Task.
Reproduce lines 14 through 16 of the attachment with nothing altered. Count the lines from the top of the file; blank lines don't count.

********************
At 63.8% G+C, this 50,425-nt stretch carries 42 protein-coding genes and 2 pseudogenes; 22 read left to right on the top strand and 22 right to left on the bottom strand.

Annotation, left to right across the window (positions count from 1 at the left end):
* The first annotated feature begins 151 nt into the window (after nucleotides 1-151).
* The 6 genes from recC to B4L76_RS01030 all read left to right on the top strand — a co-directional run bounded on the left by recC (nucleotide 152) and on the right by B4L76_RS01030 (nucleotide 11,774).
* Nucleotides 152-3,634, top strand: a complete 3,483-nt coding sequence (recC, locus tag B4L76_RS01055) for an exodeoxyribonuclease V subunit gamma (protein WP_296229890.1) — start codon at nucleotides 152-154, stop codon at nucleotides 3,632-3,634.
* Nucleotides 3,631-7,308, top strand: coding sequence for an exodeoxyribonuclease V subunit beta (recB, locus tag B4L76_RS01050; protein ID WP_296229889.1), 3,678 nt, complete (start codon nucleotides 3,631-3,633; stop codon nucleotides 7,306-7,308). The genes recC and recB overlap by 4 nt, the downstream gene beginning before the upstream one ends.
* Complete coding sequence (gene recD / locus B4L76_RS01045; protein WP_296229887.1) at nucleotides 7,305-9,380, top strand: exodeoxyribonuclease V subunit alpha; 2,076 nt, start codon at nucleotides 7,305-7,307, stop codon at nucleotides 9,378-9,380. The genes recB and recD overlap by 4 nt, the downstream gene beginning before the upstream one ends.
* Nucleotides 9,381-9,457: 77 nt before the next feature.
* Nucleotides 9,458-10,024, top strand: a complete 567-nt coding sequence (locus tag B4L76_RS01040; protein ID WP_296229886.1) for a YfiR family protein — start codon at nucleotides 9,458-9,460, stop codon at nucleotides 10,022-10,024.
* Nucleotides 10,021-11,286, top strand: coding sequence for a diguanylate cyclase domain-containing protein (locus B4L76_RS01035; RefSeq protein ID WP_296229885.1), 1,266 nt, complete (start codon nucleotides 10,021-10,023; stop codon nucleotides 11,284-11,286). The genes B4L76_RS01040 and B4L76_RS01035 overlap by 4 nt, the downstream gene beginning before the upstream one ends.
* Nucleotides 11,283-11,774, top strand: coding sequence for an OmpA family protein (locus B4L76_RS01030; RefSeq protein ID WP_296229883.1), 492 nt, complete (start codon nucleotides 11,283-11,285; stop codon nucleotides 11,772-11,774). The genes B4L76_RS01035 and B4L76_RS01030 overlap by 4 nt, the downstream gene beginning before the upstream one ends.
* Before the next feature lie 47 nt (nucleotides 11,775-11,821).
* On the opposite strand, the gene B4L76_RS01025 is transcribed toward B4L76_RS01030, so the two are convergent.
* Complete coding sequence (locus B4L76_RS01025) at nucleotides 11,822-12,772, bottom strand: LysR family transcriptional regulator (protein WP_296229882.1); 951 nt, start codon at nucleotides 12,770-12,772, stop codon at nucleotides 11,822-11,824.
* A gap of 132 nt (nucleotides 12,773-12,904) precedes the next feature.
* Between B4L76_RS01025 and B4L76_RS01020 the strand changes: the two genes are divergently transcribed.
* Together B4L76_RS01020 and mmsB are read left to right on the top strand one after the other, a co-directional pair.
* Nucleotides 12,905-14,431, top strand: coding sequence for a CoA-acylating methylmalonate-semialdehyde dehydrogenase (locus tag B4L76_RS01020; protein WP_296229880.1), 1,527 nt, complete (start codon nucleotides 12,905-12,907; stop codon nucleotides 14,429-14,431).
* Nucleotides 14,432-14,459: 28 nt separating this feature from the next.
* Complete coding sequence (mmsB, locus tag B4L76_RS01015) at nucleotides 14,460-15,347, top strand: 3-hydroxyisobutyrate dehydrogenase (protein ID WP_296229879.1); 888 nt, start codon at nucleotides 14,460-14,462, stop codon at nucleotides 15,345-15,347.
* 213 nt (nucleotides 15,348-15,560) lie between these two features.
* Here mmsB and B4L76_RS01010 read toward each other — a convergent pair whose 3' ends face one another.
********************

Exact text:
* Complete coding sequence (locus B4L76_RS01025) at nucleotides 11,822-12,772, bottom strand: LysR family transcriptional regulator (protein WP_296229882.1); 951 nt, start codon at nucleotides 12,770-12,772, stop codon at nucleotides 11,822-11,824.
* A gap of 132 nt (nucleotides 12,773-12,904) precedes the next feature.
* Between B4L76_RS01025 and B4L76_RS01020 the strand changes: the two genes are divergently transcribed.